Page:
After capturing that elusive title in June, LeBron James joined an elite fraternity of players to have won both an NBA championship and an Olympic gold medal. But no matter how many more titles James racks up, he won't ever reach a certain Mount Rushmore of basketball achievement: Winning championships in the NCAA, NBA and Olympics.
Without an NCAA title, neither LeBron nor Kobe Bryant will crack this list of seven. Even with a gold in London, no one on the U.S. team will be able to complete the trifecta this summer.
Basketball's Exclusive Triple Crown Club
You could say 1952 was a good year for Clyde Lovellette. He led his Kansas Jayhawks to the NCAA championship and grabbed the tourney’s Most Outstanding Player Award by scoring a record 141 points in the tournament. That summer, Lovellette was the leading scorer for the U.S. Olympic team that won gold by defeating the Soviet Union 36-25 in the finals.
Two years later, Lovellette averaged 8.2 points and 5.8 rebounds for George Mikan's Minneapolis Lakers that defeated the Syracuse Nationals in the 1954 NBA Finals.
Russell dominated college basketball with his ferocious defense and rebounding ability, averaging 20.7 points and 20.3 rebounds during his career at San Francisco. Alongside teammate K.C. Jones and coach Phil Woolpert, Russell won NCAA titles in 1955 and 1956. In the summer of 1956, Russell was captain of the U.S. Olympic team in Australia that decimated its opponents by an average of 53.5 points per game.
The Celtics took Russell in the 1956 NBA Draft, and Russell averaged 14.7 points and a league high 19.6 rebounds per game as a rookie, leading a Celtics team featuring future Hall of Famers Bob Cousy, Tom Heinsohn, and Bill Sharman to the 1957 NBA title.
Jones followed the same path as Russell as they were teammates at USF, at the Olympics and with the Celtics.
Bonus fact: Clyde Lovellette (the first player on this Mount Rushmore of basketball) played alongside fellow fraternity brothers Russell and Jones on the Celtics from 1962-1964 and won two championships with Boston.
Lucas endured a particularly painful pledging process before ultimately being accepted as the fourth member of this fraternity. In 1960 Lucas led Ohio State to the NCAA title and led the U.S. Olympic team that won gold in Rome with a scoring average of 16.8 points.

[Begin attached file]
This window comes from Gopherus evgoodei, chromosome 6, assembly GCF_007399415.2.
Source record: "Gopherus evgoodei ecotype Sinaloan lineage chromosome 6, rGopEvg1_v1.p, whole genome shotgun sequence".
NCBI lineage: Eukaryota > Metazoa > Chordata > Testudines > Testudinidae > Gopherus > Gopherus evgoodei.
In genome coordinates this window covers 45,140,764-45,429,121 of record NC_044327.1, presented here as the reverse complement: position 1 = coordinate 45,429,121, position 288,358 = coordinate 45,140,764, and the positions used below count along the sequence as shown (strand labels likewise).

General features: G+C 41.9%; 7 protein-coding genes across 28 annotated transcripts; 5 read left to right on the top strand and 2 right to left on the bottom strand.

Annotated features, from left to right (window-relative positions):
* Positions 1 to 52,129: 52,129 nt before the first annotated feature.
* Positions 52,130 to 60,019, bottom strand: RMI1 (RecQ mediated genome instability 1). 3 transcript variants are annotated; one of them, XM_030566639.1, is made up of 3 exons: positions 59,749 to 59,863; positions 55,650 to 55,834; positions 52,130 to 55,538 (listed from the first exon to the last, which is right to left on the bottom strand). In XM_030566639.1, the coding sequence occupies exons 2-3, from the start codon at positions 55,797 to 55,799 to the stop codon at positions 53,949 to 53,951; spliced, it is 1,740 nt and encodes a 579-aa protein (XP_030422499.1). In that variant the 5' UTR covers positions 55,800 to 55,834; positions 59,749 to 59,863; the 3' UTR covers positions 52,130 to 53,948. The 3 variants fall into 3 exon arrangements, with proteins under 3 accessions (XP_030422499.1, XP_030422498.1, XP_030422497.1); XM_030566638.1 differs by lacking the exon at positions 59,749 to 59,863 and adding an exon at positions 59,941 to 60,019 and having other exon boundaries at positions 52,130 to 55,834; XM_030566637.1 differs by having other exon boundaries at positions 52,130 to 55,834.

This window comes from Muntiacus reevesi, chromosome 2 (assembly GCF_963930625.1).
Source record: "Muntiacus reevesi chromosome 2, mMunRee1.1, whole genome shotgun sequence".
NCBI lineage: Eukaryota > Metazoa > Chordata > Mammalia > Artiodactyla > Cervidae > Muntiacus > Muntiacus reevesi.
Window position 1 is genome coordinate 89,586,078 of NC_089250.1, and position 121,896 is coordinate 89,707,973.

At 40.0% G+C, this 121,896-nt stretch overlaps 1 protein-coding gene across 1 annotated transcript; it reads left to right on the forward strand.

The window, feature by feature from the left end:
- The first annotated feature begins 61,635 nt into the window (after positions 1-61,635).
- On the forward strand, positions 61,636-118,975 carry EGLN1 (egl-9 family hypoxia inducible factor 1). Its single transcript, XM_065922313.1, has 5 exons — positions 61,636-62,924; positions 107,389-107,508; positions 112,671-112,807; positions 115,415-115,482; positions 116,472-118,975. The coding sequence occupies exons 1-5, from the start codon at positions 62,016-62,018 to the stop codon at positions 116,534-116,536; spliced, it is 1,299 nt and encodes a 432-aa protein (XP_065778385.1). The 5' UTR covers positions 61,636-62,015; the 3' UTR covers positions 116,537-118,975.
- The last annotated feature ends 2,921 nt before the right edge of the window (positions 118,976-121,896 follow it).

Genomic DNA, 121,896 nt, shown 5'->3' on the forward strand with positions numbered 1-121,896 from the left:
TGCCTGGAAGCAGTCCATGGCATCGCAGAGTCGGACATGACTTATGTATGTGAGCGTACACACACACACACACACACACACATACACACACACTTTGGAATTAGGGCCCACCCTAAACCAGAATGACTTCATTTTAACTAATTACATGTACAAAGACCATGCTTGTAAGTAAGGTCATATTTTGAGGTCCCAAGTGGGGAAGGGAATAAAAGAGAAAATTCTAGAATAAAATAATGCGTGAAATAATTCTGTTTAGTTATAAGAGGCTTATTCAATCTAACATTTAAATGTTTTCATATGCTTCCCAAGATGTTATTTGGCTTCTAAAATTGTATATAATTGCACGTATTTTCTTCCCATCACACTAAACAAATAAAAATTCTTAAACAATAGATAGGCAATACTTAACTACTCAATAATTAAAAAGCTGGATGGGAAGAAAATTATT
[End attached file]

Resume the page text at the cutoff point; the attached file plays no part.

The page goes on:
But an NBA championship was a bit more elusive for Lucas. After spending six seasons playing for the Cincinnati Royals and two seasons for the San Francisco Warriors, Lucas, although statistically successful, remained ringless. It wasn't until his ninth season in the league, playing for the New York Knicks in 1973, did Lucas win an NBA title.
Buckner is the feel-good addition to this group. He may not have had the pure talent of the other players on the list, but he was a solid defender and a tremendous leader. Buckner was a four-year starter and a three-year captain on Bob Knight's legendary Indiana teams that went undefeated during the 1974-75 and 1975-76 regular seasons and won the NCAA title in 1976.
That summer, Buckner averaged a 7-3-3 for the U.S. team that beat Yugoslavia in the finals to win the gold medal. The Milwaukee Bucks drafted Buckner in the first round in 1976, but it wasn't until Buckner was traded to the Celtics that he was able to win an NBA title as part of Larry Bird's 1984 championship team.
Jordan is the only member of this group to win multiple Olympic gold medals. Jordan won his first gold as a college player in 1984 in Los Angeles and was the U.S.'s leading scorer. Jordan won his second gold as a member of the 1992 Dream Team.
As a freshman at North Carolina, Jordan made the game-winning shot in the 1982 NCAA title against a Georgetown team that starred rival Patrick Ewing. The Bulls drafted Jordan in 1984 with the third overall pick, but it took Jordan seven seasons before he was able to capture his first NBA title.
Johnson won his first and only NCAA title in 1979 as Michigan State beat Larry Bird and Indiana State in the highest rated college basketball game ever. Johnson was drafted No. 1 overall by the Los Angeles Lakers that year, and alongside Kareem Abdul-Jabbar, he helped the Lakers achieve a 60-22 record and an NBA Finals victory over the Philadelphia 76ers.
Johnson won Finals MVP and remains the only rookie ever to win the award. Johnson won four more NBA championships before abruptly retiring in 1991 after discovering that he was HIV-positive. But Johnson returned to be captain of the 1992 Olympic Dream Team that won the gold medal in Spain.